In 1969, Des Moines students who wore Vietnam war protest armbands had to remove them or face suspension.
One important detail in the argument of the Tinker case was that the students’ protest did not take the form of written expression, but instead used a symbol, black armbands to represent the Vietnam war.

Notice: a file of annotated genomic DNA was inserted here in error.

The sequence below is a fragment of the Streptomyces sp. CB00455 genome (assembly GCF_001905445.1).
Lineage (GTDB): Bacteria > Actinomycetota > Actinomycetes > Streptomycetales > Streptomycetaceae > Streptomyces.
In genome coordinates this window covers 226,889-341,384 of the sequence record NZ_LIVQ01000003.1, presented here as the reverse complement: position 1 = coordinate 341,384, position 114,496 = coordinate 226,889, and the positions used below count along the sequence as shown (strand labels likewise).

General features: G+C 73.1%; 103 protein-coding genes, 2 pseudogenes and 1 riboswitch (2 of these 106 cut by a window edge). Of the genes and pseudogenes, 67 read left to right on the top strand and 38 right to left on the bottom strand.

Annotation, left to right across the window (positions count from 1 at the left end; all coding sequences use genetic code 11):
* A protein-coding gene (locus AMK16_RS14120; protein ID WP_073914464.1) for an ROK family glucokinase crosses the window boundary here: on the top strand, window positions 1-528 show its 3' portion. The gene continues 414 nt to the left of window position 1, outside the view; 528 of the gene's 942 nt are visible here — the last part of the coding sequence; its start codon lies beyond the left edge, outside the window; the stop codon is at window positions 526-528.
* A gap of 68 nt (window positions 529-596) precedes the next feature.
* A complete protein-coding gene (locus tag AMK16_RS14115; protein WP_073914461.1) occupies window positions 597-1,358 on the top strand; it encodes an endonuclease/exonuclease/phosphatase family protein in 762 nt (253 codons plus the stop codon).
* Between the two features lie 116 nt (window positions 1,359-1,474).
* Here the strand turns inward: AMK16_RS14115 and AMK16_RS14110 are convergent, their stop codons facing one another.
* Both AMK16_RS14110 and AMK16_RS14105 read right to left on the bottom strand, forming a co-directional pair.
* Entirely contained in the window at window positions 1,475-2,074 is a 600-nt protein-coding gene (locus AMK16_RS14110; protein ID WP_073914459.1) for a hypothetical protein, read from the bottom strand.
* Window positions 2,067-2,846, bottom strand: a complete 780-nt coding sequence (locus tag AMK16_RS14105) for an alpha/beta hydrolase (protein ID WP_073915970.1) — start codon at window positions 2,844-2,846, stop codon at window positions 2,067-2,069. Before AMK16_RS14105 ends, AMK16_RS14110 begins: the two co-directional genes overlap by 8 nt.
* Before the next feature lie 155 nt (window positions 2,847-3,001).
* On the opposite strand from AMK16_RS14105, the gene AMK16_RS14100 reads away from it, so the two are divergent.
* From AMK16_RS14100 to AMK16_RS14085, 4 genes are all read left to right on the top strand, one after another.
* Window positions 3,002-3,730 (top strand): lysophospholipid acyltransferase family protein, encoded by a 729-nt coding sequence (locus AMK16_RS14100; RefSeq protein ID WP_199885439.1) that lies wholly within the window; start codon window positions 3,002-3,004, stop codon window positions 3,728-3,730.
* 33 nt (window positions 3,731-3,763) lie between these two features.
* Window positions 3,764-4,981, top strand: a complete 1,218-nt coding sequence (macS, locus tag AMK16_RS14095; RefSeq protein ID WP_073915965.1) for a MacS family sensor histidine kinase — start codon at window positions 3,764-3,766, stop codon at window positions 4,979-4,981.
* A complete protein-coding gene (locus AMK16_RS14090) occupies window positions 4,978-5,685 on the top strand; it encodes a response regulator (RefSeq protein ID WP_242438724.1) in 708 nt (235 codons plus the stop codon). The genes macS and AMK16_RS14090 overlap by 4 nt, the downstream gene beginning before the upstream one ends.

The Supreme Court ruled that the armbands were a form of symbolic speech, which is protected by the First Amendment.
The first amendment states that U.S citizens have freedom of peaceful protest.
Students can peacefully protest as long as the protest isn’t potentially offending anyone.